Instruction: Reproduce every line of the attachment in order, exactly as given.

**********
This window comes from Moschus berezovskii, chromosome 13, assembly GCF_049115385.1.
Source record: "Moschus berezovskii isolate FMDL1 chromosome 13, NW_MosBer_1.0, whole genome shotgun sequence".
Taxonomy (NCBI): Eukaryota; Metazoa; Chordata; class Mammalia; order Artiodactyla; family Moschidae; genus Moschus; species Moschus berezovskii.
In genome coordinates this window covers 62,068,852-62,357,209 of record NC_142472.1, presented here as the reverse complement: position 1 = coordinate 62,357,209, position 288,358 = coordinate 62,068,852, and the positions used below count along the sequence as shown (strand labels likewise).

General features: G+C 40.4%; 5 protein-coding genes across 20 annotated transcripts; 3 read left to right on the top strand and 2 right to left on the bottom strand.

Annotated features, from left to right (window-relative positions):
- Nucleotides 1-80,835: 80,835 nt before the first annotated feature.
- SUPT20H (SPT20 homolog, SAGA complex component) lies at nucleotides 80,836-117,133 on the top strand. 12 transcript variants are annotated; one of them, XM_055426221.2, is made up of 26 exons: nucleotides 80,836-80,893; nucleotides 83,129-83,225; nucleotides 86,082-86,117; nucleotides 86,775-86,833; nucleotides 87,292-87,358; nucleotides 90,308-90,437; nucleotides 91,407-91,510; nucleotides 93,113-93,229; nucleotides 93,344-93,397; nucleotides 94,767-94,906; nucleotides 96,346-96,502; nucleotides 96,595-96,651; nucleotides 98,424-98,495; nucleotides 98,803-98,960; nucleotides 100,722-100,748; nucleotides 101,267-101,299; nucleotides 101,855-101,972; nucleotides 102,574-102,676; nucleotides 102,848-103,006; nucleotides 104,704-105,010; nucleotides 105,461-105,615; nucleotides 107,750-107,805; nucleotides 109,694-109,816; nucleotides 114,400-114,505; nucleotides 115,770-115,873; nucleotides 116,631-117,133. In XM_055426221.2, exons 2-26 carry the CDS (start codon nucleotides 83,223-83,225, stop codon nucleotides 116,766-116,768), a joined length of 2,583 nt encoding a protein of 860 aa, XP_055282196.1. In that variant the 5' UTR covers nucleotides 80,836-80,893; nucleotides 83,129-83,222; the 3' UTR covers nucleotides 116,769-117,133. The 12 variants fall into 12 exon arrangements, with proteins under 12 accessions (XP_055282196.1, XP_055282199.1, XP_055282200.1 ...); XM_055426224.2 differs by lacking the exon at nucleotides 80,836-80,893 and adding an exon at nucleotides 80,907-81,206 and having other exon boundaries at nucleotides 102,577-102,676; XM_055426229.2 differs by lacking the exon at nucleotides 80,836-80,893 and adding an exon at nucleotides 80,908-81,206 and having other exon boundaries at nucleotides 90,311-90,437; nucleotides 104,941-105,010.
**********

This window comes from Moschus berezovskii, chromosome 13, assembly GCF_049115385.1.
Source record: "Moschus berezovskii isolate FMDL1 chromosome 13, NW_MosBer_1.0, whole genome shotgun sequence".
Taxonomy (NCBI): Eukaryota; Metazoa; Chordata; class Mammalia; order Artiodactyla; family Moschidae; genus Moschus; species Moschus berezovskii.
In genome coordinates this window covers 62,068,852-62,357,209 of record NC_142472.1, presented here as the reverse complement: position 1 = coordinate 62,357,209, position 288,358 = coordinate 62,068,852, and the positions used below count along the sequence as shown (strand labels likewise).

General features: G+C 40.4%; 5 protein-coding genes across 20 annotated transcripts; 3 read left to right on the top strand and 2 right to left on the bottom strand.

Annotated features, from left to right (window-relative positions):
- Nucleotides 1-80,835: 80,835 nt before the first annotated feature.
- SUPT20H (SPT20 homolog, SAGA complex component) lies at nucleotides 80,836-117,133 on the top strand. 12 transcript variants are annotated; one of them, XM_055426221.2, is made up of 26 exons: nucleotides 80,836-80,893; nucleotides 83,129-83,225; nucleotides 86,082-86,117; nucleotides 86,775-86,833; nucleotides 87,292-87,358; nucleotides 90,308-90,437; nucleotides 91,407-91,510; nucleotides 93,113-93,229; nucleotides 93,344-93,397; nucleotides 94,767-94,906; nucleotides 96,346-96,502; nucleotides 96,595-96,651; nucleotides 98,424-98,495; nucleotides 98,803-98,960; nucleotides 100,722-100,748; nucleotides 101,267-101,299; nucleotides 101,855-101,972; nucleotides 102,574-102,676; nucleotides 102,848-103,006; nucleotides 104,704-105,010; nucleotides 105,461-105,615; nucleotides 107,750-107,805; nucleotides 109,694-109,816; nucleotides 114,400-114,505; nucleotides 115,770-115,873; nucleotides 116,631-117,133. In XM_055426221.2, exons 2-26 carry the CDS (start codon nucleotides 83,223-83,225, stop codon nucleotides 116,766-116,768), a joined length of 2,583 nt encoding a protein of 860 aa, XP_055282196.1. In that variant the 5' UTR covers nucleotides 80,836-80,893; nucleotides 83,129-83,222; the 3' UTR covers nucleotides 116,769-117,133. The 12 variants fall into 12 exon arrangements, with proteins under 12 accessions (XP_055282196.1, XP_055282199.1, XP_055282200.1 ...); XM_055426224.2 differs by lacking the exon at nucleotides 80,836-80,893 and adding an exon at nucleotides 80,907-81,206 and having other exon boundaries at nucleotides 102,577-102,676; XM_055426229.2 differs by lacking the exon at nucleotides 80,836-80,893 and adding an exon at nucleotides 80,908-81,206 and having other exon boundaries at nucleotides 90,311-90,437; nucleotides 104,941-105,010.